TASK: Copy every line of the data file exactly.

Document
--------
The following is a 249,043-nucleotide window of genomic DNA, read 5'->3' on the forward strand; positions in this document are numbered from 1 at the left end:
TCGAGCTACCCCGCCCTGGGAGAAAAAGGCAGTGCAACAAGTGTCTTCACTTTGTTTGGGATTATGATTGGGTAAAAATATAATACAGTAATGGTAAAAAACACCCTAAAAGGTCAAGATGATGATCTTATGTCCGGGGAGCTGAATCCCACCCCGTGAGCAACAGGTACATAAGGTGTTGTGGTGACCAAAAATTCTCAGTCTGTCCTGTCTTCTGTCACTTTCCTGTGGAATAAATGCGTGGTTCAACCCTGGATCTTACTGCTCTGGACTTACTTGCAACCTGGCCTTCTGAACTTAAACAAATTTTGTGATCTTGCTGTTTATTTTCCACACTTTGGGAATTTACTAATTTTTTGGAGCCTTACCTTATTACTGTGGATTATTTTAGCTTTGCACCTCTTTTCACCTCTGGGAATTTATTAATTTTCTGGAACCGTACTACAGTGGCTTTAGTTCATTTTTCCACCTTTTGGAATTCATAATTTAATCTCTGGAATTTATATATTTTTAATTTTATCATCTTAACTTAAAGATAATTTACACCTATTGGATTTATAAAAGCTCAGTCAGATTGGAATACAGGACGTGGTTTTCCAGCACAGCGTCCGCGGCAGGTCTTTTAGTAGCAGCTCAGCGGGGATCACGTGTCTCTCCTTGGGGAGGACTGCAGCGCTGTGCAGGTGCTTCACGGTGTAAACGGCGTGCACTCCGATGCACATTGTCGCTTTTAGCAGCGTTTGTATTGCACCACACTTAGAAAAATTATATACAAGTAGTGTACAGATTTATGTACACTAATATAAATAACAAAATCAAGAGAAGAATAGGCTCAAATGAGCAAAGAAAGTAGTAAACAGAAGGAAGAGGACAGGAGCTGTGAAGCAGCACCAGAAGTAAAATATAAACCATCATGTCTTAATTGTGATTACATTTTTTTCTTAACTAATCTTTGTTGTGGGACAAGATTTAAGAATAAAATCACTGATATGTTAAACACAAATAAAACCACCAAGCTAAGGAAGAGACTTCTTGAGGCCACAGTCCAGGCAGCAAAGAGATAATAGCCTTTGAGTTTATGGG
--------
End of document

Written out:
The following is a 249,043-nucleotide window of genomic DNA, read 5'->3' on the forward strand; positions in this document are numbered from 1 at the left end:
TCGAGCTACCCCGCCCTGGGAGAAAAAGGCAGTGCAACAAGTGTCTTCACTTTGTTTGGGATTATGATTGGGTAAAAATATAATACAGTAATGGTAAAAAACACCCTAAAAGGTCAAGATGATGATCTTATGTCCGGGGAGCTGAATCCCACCCCGTGAGCAACAGGTACATAAGGTGTTGTGGTGACCAAAAATTCTCAGTCTGTCCTGTCTTCTGTCACTTTCCTGTGGAATAAATGCGTGGTTCAACCCTGGATCTTACTGCTCTGGACTTACTTGCAACCTGGCCTTCTGAACTTAAACAAATTTTGTGATCTTGCTGTTTATTTTCCACACTTTGGGAATTTACTAATTTTTTGGAGCCTTACCTTATTACTGTGGATTATTTTAGCTTTGCACCTCTTTTCACCTCTGGGAATTTATTAATTTTCTGGAACCGTACTACAGTGGCTTTAGTTCATTTTTCCACCTTTTGGAATTCATAATTTAATCTCTGGAATTTATATATTTTTAATTTTATCATCTTAACTTAAAGATAATTTACACCTATTGGATTTATAAAAGCTCAGTCAGATTGGAATACAGGACGTGGTTTTCCAGCACAGCGTCCGCGGCAGGTCTTTTAGTAGCAGCTCAGCGGGGATCACGTGTCTCTCCTTGGGGAGGACTGCAGCGCTGTGCAGGTGCTTCACGGTGTAAACGGCGTGCACTCCGATGCACATTGTCGCTTTTAGCAGCGTTTGTATTGCACCACACTTAGAAAAATTATATACAAGTAGTGTACAGATTTATGTACACTAATATAAATAACAAAATCAAGAGAAGAATAGGCTCAAATGAGCAAAGAAAGTAGTAAACAGAAGGAAGAGGACAGGAGCTGTGAAGCAGCACCAGAAGTAAAATATAAACCATCATGTCTTAATTGTGATTACATTTTTTTCTTAACTAATCTTTGTTGTGGGACAAGATTTAAGAATAAAATCACTGATATGTTAAACACAAATAAAACCACCAAGCTAAGGAAGAGACTTCTTGAGGCCACAGTCCAGGCAGCAAAGAGATAATAGCCTTTGAGTTTATGGG